CRS01

CRS02

“Two-to-three years ahead of a banking crisis, house prices seem to be the most important predictor of crisis onset.”

“For banking crises, we find that both country structural characteristics and international developments are relevant crisis predictors…Specifically, when the yield curve is shallow there are two combinations of structural characteristics that make the economies more vulnerable. First and foremost is the combination of high economic openness (in terms of trade as a share of GDP) and a high degree of financial development (in terms of financial depth)… Second, when trade openness is below the estimated threshold of 94.6%, industry share becomes [relevant].”

Indicators of currency crises

“As for currency crises, the most powerful predictor one-to-two years ahead is exchange rate overvaluation combined with high domestic short-term interest rates…the episodes of currency crises in our sample of advanced countries were very rare (we have only six currency crises as opposed to approximately 30 episodes of banking crisis).”

“Short-term interest rates are the main determining factor. The estimated threshold value of the short-term interest rate is 10.4% and all currency crises were preceded by short-term rates exceeding this relatively high threshold (Node 2). The deviation of the nominal effective exchange rate from its trend (the deviation from the Hodrick–Prescott trend) is the next main splitter (a threshold of 2.7%). Terminal Node 3 shows that most currency crises occurred following high domestic short-term interest rates coupled with overvaluation of the domestic currency (i.e. significantly above its trend value).16 It might.”

CRS03

“The presence of high short-term interest rates as a crisis predictor is apparent for both banking crises and currency crises. Comparing the crisis episodes under these nodes, we find four candidates for twin currency and banking crises…First, the banking crisis in the UK that started in 1991Q1 and lasted until 1995Q2 (the UK’s “small banks crisis”) overlapped with a currency crisis later between 1992Q4 and 1993Q1.17 Second, for Italy, the currency crisis that hit the lira in 1992Q3 was followed by a banking crisis in 1994–1995. Third, in South Korea we find that a banking crisis starting in early 1997 was followed by a currency crisis in 1998. Fourth, the same pattern (as for the UK and South Korea) can be found in Turkey, where the outbreak of a banking crisis in 2000Q4 was almost immediately followed by a currency crisis in 2001Q1, both terminating at the same time in late 2001.”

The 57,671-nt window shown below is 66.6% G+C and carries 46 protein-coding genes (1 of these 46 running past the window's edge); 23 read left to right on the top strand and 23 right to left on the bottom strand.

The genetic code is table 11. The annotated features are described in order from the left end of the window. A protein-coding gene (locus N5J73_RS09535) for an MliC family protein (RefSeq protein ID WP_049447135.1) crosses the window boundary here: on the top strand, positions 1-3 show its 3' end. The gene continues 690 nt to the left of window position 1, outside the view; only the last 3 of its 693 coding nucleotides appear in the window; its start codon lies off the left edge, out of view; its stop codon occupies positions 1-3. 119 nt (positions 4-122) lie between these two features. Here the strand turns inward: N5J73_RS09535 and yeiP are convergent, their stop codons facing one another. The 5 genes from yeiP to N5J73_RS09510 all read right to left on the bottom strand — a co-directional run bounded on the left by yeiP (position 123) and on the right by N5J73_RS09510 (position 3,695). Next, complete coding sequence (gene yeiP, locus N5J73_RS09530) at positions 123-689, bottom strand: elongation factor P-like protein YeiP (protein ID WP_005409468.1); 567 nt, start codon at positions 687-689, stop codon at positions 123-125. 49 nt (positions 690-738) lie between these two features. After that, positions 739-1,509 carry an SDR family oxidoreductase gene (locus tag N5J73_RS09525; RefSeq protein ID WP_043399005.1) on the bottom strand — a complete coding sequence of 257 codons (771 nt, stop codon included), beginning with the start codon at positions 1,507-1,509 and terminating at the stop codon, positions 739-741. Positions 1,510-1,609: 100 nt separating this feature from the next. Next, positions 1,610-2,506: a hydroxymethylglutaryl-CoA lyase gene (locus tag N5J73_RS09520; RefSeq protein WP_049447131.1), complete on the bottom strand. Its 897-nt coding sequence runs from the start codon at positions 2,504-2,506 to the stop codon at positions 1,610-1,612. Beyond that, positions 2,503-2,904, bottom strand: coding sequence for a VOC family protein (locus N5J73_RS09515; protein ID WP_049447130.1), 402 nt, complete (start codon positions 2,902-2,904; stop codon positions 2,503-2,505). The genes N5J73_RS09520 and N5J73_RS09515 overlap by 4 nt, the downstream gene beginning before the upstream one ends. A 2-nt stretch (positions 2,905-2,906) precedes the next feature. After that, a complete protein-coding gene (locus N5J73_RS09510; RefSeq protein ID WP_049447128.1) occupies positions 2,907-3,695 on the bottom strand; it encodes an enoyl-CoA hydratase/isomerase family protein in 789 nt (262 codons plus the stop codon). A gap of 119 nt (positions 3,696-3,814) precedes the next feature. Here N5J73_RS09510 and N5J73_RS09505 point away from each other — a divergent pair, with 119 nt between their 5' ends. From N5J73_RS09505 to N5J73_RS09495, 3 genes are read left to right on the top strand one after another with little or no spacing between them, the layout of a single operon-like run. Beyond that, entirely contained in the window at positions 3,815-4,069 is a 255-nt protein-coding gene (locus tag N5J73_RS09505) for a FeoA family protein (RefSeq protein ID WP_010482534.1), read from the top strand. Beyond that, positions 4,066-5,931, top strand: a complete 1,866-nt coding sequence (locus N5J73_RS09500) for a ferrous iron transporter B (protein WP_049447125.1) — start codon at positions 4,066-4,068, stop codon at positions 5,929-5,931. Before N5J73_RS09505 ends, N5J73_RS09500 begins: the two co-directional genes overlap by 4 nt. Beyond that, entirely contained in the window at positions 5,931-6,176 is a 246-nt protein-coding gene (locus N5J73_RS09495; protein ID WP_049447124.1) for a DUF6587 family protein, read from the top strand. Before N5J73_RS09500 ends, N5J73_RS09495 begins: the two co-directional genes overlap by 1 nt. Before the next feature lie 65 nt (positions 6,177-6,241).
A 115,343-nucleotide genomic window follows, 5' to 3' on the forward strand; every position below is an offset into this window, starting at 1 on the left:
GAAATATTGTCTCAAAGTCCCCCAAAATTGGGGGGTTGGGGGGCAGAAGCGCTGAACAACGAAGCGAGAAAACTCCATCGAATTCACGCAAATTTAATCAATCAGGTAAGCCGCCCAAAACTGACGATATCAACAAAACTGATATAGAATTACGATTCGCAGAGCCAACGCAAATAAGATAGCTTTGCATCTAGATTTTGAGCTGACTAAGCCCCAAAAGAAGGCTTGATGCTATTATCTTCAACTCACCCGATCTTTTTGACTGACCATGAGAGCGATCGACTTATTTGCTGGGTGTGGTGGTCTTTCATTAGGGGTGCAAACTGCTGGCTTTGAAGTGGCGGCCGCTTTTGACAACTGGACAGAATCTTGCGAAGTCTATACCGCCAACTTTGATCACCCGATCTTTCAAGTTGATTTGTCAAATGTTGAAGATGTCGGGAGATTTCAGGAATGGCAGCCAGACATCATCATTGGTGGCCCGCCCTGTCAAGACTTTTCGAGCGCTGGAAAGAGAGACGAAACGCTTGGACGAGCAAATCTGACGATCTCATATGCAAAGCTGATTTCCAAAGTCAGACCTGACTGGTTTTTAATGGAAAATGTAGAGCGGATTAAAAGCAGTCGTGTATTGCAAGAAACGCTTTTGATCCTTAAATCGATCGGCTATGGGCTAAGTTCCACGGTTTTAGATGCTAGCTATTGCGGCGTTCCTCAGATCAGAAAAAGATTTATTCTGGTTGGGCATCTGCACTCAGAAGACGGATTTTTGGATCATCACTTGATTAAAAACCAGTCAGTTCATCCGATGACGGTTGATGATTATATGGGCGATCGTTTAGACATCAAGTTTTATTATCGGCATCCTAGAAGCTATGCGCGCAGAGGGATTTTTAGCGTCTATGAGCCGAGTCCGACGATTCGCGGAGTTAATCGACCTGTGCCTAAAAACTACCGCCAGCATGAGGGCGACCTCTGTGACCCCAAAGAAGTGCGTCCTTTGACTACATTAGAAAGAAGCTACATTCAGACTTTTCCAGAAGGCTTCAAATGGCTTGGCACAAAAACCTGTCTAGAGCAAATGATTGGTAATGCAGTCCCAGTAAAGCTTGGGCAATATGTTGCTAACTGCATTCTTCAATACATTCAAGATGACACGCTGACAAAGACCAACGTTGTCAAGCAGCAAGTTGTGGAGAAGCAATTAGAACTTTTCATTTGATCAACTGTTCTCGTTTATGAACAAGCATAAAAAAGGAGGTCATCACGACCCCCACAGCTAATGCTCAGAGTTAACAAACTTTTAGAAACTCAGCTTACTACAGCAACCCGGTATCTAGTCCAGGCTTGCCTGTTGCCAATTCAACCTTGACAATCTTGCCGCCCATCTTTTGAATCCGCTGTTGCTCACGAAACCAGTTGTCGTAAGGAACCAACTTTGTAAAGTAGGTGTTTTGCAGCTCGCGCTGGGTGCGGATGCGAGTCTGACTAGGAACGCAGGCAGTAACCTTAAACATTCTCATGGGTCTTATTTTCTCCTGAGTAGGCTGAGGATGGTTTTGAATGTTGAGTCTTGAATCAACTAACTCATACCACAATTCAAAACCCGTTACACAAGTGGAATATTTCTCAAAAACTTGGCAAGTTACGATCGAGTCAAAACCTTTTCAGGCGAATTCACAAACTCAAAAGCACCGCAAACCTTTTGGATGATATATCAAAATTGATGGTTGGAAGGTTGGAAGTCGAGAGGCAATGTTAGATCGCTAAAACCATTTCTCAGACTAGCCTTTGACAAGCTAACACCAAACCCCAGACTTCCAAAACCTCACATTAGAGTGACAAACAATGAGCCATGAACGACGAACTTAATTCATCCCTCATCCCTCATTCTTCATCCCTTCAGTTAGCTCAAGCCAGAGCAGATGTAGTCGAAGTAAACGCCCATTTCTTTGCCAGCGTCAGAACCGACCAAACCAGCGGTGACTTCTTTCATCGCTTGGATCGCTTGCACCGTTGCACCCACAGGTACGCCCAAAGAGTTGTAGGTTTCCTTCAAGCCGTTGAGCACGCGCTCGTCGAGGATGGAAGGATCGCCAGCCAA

“For currency crises, predictors are largely idiosyncratic to the country and of a short-term (rather than structural) nature.”

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Ralph Sueppel is founder and director of SRSV Ltd, a research company dedicated to socially responsible macro trading strategies. He has worked in economics and finance for almost 25 years for investment banks, the European Central Bank and leading hedge funds. At present he is head of research and quantitative strategies at Macrosynergy Partners.